What is a journal entry and when do I need to use one?

Misbah Jalal Siddiqui

What is a journal entry and when do I need to use one?

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Journal Entry

Journal entries are used to record a law firm’s business transactions onto its books.[1] The term journal entry comes from the times before computers existed, when businesses recorded their business transactions in a hardbound book called a journal. Each page in the journal was assigned to a different general ledger account, and every journal entry contained at least one debit and one credit and affected at least two accounts – a process known as double-entry bookkeeping.[1][2]

Computerized accounting programs (legal or general) automate journal entries for routine business transactions such as payments from clients, payments to vendors, or deposits to bank accounts.[2] For this reason, law firms should not use general journal entries to enter everyday transactions into their accounting program.[1][2] Instead, firms should only make the following types of journal entries: adjusting entries, reversing entries, and compound entries.[1]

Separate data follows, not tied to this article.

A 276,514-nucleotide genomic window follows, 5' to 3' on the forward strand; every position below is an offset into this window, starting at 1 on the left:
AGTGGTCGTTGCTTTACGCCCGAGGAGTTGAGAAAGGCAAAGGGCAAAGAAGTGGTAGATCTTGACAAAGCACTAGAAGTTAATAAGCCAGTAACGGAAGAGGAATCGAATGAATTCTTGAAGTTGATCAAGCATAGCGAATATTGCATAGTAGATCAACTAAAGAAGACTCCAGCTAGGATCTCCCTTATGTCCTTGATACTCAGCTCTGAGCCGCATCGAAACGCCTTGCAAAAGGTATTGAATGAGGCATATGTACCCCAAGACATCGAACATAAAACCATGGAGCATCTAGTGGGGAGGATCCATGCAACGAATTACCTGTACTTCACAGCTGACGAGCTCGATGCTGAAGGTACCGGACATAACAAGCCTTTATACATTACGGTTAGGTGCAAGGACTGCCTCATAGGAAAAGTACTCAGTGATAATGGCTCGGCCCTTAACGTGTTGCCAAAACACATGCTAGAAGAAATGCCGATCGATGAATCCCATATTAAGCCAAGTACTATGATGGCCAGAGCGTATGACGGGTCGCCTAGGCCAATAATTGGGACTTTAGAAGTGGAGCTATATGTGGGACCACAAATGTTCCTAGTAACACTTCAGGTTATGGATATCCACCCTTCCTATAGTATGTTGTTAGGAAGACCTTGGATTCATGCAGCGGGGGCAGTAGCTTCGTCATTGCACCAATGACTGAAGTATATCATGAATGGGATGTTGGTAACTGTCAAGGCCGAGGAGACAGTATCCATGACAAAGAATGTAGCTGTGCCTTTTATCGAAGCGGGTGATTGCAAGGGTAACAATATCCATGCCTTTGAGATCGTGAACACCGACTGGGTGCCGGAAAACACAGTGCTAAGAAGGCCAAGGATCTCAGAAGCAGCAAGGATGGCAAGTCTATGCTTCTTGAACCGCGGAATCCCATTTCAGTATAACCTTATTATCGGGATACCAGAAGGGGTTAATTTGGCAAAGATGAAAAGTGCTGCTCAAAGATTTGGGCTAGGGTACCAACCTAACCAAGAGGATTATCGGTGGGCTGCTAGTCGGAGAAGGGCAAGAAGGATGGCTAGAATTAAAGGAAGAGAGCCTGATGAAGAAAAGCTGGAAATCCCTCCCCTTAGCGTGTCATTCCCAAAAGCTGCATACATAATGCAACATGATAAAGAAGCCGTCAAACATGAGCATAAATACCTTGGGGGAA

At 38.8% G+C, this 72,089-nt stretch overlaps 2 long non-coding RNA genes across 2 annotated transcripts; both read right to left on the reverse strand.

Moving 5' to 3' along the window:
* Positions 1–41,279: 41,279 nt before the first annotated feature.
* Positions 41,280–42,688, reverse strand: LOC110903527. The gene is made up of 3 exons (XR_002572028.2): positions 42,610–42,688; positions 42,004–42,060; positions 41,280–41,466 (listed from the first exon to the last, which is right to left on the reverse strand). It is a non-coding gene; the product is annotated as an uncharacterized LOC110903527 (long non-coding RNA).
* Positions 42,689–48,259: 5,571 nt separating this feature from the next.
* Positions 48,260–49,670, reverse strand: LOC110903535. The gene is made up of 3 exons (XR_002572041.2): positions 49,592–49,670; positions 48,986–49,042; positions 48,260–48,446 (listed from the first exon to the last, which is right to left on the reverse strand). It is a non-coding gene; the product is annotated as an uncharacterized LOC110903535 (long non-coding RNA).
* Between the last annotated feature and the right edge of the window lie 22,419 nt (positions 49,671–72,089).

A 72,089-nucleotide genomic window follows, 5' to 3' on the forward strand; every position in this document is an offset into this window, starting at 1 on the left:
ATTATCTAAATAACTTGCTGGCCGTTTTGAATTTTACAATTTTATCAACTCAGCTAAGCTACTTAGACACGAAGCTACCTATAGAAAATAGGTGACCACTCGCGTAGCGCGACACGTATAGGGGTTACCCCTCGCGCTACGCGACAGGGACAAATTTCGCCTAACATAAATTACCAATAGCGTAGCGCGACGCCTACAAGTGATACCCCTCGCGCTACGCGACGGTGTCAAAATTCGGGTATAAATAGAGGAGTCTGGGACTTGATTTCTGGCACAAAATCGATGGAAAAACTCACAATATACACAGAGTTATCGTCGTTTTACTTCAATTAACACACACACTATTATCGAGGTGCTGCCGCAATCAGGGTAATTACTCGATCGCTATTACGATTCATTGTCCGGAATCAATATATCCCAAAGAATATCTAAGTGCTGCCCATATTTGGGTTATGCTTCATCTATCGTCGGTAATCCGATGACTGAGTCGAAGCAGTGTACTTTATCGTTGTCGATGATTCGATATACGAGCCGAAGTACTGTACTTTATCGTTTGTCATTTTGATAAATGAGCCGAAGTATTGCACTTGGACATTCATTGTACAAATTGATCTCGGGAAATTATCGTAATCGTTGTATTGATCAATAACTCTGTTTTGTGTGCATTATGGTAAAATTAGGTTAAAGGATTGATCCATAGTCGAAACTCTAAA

Firms that use the accrual-based accounting method, will use adjusting entries to ensure that all earned revenues and all incurred expenses for a specific month appear on the month-end books. Then, when you are ready to record the actual revenue or actual expense amount, you will use a reversing entry to undo the previous month’s adjusting entry.[2] For example, your end-of-month payroll adjusting entry will be reversed once you know what your actual payroll expenses were for that month.[1]

Law firms that use the cash-based accounting method generally don’t need to make adjusting or reversing entries. They may, however, need to make compound entries – entries which affect more than two general ledger accounts.[3] For example, payroll transactions can affect three or more accounts – the salary expense account, the payroll tax expense account, and the cash asset account.[3] So you will need to use a compound entry in order to record the payroll transactions into the three affected general ledger accounts.


1. Journal entry definition
2. What is a journal entry?
3. Compound journal entry

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